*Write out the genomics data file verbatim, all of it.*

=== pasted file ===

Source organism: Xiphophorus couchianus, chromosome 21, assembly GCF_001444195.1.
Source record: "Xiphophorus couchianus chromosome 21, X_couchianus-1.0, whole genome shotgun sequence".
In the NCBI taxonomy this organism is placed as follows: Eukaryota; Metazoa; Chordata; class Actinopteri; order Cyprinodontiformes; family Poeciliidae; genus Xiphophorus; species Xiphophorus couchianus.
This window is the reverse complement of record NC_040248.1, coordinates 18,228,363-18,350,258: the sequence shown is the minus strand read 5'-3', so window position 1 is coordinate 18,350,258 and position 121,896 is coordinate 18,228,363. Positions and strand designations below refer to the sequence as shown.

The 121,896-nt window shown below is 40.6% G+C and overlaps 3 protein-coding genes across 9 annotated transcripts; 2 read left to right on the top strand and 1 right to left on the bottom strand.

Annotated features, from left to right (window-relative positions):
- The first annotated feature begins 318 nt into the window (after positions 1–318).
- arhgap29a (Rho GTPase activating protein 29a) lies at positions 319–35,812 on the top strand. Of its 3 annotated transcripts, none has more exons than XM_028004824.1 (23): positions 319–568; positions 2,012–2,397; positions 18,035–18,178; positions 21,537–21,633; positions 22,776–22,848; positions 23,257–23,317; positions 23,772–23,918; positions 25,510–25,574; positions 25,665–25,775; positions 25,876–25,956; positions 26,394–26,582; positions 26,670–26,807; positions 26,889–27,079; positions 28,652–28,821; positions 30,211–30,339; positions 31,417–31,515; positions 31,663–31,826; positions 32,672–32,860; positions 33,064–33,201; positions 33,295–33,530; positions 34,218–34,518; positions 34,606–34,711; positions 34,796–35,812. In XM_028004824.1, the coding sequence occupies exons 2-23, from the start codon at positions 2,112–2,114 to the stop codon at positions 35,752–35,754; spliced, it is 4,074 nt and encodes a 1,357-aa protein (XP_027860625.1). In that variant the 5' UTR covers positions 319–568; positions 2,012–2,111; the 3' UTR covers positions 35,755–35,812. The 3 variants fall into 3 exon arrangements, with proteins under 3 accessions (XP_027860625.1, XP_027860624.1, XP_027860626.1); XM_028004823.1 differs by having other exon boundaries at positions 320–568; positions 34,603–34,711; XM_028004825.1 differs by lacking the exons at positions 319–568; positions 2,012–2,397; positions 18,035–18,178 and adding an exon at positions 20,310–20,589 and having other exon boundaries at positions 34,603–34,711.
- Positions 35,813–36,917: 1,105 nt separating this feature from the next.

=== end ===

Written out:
Source organism: Xiphophorus couchianus, chromosome 21, assembly GCF_001444195.1.
Source record: "Xiphophorus couchianus chromosome 21, X_couchianus-1.0, whole genome shotgun sequence".
In the NCBI taxonomy this organism is placed as follows: Eukaryota; Metazoa; Chordata; class Actinopteri; order Cyprinodontiformes; family Poeciliidae; genus Xiphophorus; species Xiphophorus couchianus.
This window is the reverse complement of record NC_040248.1, coordinates 18,228,363-18,350,258: the sequence shown is the minus strand read 5'-3', so window position 1 is coordinate 18,350,258 and position 121,896 is coordinate 18,228,363. Positions and strand designations below refer to the sequence as shown.

The 121,896-nt window shown below is 40.6% G+C and overlaps 3 protein-coding genes across 9 annotated transcripts; 2 read left to right on the top strand and 1 right to left on the bottom strand.

Annotated features, from left to right (window-relative positions):
- The first annotated feature begins 318 nt into the window (after positions 1–318).
- arhgap29a (Rho GTPase activating protein 29a) lies at positions 319–35,812 on the top strand. Of its 3 annotated transcripts, none has more exons than XM_028004824.1 (23): positions 319–568; positions 2,012–2,397; positions 18,035–18,178; positions 21,537–21,633; positions 22,776–22,848; positions 23,257–23,317; positions 23,772–23,918; positions 25,510–25,574; positions 25,665–25,775; positions 25,876–25,956; positions 26,394–26,582; positions 26,670–26,807; positions 26,889–27,079; positions 28,652–28,821; positions 30,211–30,339; positions 31,417–31,515; positions 31,663–31,826; positions 32,672–32,860; positions 33,064–33,201; positions 33,295–33,530; positions 34,218–34,518; positions 34,606–34,711; positions 34,796–35,812. In XM_028004824.1, the coding sequence occupies exons 2-23, from the start codon at positions 2,112–2,114 to the stop codon at positions 35,752–35,754; spliced, it is 4,074 nt and encodes a 1,357-aa protein (XP_027860625.1). In that variant the 5' UTR covers positions 319–568; positions 2,012–2,111; the 3' UTR covers positions 35,755–35,812. The 3 variants fall into 3 exon arrangements, with proteins under 3 accessions (XP_027860625.1, XP_027860624.1, XP_027860626.1); XM_028004823.1 differs by having other exon boundaries at positions 320–568; positions 34,603–34,711; XM_028004825.1 differs by lacking the exons at positions 319–568; positions 2,012–2,397; positions 18,035–18,178 and adding an exon at positions 20,310–20,589 and having other exon boundaries at positions 34,603–34,711.
- Positions 35,813–36,917: 1,105 nt separating this feature from the next.